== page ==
Journal of Environmental and Public Health | Year: 2012

Objective. To establish the trends in prevalence, and correlates, of roll-your-own (RYO) use in Canada, USA, UK and Australia, 2002-2008. Methods. Participants were 19,456 cigarette smokers interviewed during the longitudinal International Tobacco Control (ITC) Four-Country Survey in Canada, USA, UK, and Australia. Results. Predominant RYO use (i.e., 50 of cigarettes smoked) increased significantly in the UK and USA as a proportion of all cigarette use (both P <.001) and in all countries as a proportion of any RYO use (all P <.010). Younger, financially stressed smokers are disproportionately contributing to some use (i.e., 50 of cigarettes smoked). Relative cost was the major reason given for using RYO, and predominant RYO use is consistently and significantly associated with low income. Conclusions. RYO market trends reflect the price advantages accruing to RYO (a product of favourable taxation regimes in some jurisdictions reinforced by the enhanced control over the amount of tobacco used), especially following the impact of the Global Financial Crisis; the availability of competing low-cost alternatives to RYO; accessibility of duty-free RYO tobacco; and tobacco industry niche marketing strategies. If policy makers want to ensure that the RYO option does not inhibit the fight to end the tobacco epidemic, especially amongst the disadvantaged, they need to reduce the price advantage, target additional health messages at (young) RYO users, and challenge niche marketing of RYO by the industry. Copyright © 2012 David Young et al.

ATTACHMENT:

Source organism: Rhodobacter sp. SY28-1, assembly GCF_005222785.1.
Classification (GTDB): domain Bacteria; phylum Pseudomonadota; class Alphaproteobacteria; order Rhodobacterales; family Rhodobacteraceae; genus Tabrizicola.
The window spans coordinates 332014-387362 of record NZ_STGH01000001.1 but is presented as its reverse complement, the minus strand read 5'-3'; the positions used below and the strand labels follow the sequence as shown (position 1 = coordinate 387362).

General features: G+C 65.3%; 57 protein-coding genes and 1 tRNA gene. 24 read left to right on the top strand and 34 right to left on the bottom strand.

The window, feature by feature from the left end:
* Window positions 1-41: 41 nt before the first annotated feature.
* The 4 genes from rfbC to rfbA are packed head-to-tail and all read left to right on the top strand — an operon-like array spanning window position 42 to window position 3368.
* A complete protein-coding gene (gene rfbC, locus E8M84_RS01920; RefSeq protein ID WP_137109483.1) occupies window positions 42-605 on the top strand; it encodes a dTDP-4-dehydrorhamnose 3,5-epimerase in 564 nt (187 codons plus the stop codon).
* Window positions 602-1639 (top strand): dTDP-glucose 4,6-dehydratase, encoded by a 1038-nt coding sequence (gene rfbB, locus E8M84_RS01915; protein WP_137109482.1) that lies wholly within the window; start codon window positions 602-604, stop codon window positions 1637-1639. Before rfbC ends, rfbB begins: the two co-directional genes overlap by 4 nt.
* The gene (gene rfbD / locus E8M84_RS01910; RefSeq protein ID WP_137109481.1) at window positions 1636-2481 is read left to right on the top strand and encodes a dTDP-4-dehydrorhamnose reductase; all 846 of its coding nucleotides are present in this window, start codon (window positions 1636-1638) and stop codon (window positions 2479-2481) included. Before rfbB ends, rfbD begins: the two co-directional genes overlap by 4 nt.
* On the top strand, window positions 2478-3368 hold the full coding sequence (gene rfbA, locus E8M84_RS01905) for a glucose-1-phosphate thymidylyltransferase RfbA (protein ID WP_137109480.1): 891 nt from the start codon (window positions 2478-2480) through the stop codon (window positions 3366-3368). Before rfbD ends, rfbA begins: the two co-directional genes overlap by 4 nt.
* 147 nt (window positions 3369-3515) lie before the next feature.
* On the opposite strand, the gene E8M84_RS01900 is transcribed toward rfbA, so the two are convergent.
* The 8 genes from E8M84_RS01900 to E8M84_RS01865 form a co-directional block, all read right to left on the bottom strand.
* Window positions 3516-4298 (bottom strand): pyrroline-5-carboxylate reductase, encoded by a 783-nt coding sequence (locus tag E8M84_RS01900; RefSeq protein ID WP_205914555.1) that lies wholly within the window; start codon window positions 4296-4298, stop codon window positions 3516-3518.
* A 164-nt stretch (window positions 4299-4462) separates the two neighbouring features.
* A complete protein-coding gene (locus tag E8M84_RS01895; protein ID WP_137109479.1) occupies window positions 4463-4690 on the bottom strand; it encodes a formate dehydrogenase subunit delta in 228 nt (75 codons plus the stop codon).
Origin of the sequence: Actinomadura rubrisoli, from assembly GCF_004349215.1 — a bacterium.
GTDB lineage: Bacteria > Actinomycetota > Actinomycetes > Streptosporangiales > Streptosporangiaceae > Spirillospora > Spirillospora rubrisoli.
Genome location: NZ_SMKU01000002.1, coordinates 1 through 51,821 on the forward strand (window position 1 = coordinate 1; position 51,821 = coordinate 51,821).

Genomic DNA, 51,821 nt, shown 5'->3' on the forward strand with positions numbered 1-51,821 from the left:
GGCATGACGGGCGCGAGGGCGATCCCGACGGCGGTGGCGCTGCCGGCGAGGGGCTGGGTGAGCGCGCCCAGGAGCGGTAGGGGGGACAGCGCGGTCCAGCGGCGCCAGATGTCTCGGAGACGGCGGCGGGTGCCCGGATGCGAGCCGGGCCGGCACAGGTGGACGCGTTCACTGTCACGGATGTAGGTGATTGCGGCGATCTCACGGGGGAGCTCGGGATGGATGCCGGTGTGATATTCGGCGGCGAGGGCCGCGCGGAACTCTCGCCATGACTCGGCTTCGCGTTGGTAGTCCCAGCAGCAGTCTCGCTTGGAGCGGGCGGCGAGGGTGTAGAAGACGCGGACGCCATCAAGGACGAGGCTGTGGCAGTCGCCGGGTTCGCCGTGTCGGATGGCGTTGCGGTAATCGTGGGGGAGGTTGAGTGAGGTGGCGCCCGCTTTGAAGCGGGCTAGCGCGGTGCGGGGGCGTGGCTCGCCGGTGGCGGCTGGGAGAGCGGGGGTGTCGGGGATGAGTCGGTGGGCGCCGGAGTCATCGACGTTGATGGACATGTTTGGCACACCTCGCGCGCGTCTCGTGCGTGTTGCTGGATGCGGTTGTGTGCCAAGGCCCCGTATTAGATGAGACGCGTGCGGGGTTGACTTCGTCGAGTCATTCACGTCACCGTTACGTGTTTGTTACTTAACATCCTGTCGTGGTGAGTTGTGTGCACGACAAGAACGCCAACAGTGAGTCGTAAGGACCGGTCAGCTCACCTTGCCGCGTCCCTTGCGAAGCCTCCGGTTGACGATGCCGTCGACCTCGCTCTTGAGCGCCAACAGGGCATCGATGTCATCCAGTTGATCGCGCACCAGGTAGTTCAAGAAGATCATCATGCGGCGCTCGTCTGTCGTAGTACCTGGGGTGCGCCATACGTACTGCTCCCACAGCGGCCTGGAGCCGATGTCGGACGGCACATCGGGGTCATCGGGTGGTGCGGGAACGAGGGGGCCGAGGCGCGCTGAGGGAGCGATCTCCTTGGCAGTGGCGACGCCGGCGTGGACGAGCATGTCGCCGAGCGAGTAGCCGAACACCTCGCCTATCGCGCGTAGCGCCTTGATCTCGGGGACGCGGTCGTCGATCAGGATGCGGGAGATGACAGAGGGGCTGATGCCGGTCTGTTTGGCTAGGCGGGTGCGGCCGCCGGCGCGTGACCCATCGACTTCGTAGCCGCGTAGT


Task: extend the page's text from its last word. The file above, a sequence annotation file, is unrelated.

Wilson N.,University of Otago | Weerasekera D.,University of Otago | Borland R.,Tobacco Control Unit | Edwards R.,University of Otago | And 2 more authors.